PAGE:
For someone trying to learn about FETs, it seems there is no consistency in terminology (unless I am reading things wrong.)
I am trying to understand the FET as a switch (for power applications.) It has become clear that you want to operate a switch in the ohmic region. To get to the ohmic region you would need to go from cut off -> saturation -> ohmic region.
TI refers to it like this in an app note:
From this I implied that the 'linear' region is in fact rather confusingly the saturation region of the FET as shown all across the web for a FET curve:
However, when I went to wikipedia I came across the following image:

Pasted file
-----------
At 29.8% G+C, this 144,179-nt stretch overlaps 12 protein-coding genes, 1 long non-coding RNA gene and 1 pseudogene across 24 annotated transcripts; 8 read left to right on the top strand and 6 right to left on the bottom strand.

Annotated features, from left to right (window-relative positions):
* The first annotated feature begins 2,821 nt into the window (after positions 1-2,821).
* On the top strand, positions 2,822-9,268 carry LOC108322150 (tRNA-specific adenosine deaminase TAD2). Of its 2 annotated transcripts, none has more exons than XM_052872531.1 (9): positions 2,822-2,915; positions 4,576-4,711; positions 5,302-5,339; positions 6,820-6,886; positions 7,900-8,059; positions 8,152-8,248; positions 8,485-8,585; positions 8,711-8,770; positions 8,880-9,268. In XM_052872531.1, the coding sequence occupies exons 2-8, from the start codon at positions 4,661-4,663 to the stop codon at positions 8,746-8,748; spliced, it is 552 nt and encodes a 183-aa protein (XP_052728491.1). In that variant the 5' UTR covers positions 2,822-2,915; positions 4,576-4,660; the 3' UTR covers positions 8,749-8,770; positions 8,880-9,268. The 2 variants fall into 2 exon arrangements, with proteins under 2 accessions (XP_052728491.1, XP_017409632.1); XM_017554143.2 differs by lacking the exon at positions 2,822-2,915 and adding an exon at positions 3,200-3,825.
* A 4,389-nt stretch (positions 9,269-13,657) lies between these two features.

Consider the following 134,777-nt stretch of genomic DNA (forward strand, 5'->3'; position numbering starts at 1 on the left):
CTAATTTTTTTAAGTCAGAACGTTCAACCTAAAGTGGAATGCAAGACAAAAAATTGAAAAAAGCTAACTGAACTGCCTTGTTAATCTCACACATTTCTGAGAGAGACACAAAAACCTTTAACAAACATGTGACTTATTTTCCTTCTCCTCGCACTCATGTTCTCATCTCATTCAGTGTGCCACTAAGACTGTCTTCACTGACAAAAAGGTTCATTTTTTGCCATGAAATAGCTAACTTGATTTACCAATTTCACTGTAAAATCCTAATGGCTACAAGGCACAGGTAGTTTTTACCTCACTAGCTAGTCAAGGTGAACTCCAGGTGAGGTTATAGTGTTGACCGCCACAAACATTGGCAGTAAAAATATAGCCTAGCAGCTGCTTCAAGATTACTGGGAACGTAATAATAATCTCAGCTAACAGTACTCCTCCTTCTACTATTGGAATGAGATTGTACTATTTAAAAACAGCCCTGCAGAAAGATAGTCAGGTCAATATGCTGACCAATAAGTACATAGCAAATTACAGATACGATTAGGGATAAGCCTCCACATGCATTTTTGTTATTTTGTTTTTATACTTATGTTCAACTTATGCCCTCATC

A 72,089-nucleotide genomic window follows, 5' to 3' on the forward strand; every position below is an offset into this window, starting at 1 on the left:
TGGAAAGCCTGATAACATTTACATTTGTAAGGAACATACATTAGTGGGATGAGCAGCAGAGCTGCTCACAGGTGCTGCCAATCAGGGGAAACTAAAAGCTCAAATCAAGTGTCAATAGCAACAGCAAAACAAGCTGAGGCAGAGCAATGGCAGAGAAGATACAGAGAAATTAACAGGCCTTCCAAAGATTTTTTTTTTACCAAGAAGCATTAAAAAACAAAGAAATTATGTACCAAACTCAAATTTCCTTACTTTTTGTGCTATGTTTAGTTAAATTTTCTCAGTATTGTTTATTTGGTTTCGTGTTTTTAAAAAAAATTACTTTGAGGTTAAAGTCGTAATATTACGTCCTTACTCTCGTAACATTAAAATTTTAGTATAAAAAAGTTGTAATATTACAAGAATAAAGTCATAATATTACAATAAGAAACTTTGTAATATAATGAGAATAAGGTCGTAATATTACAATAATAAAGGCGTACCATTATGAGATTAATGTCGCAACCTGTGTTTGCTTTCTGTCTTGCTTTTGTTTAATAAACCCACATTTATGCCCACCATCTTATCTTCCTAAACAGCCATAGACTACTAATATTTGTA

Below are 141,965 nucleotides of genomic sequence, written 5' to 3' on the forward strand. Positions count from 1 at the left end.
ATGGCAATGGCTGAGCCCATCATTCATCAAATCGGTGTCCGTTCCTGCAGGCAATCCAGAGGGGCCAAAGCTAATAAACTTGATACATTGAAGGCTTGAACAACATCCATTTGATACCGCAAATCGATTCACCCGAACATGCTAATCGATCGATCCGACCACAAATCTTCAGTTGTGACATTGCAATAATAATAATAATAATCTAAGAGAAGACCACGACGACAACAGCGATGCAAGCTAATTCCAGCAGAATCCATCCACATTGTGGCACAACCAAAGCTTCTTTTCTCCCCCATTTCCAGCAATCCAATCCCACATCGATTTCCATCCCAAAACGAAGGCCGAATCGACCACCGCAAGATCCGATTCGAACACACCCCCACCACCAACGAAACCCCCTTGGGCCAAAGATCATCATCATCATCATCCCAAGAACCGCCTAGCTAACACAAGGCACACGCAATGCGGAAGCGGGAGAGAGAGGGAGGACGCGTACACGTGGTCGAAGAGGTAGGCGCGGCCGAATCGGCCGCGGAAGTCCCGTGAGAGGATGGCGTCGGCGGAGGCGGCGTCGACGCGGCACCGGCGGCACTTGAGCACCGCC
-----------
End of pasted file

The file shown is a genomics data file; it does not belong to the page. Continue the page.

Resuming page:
This is saying the exact opposite of what I understood which is saying that the ohmic region is the linear region.
Infineon has an app note around FET switching, titled Linear Mode Operation
They refer to the linear mode as the saturation region as shown from this:
So what is it then?
Also just to be clear: Is the reason we want to minimise time in the saturation region with an FET because here we have a VDS and an ID current flowing through the FET, whilst as soon as the FEY reaches linear region, it's VDS would fall close to 0 and hence minimise losses?
When we say the FET is saturated, it means for a given Vgs, Vds makes no difference to drain current (because channel can't let more electrons to flow?) Shouldn't the ohmic region be called saturated? Since increasing VGS makes no difference to drain current as the ID is now limited by the circuit and not the FET?
Edit: Answers in electronic stack exchange say it is the saturation region: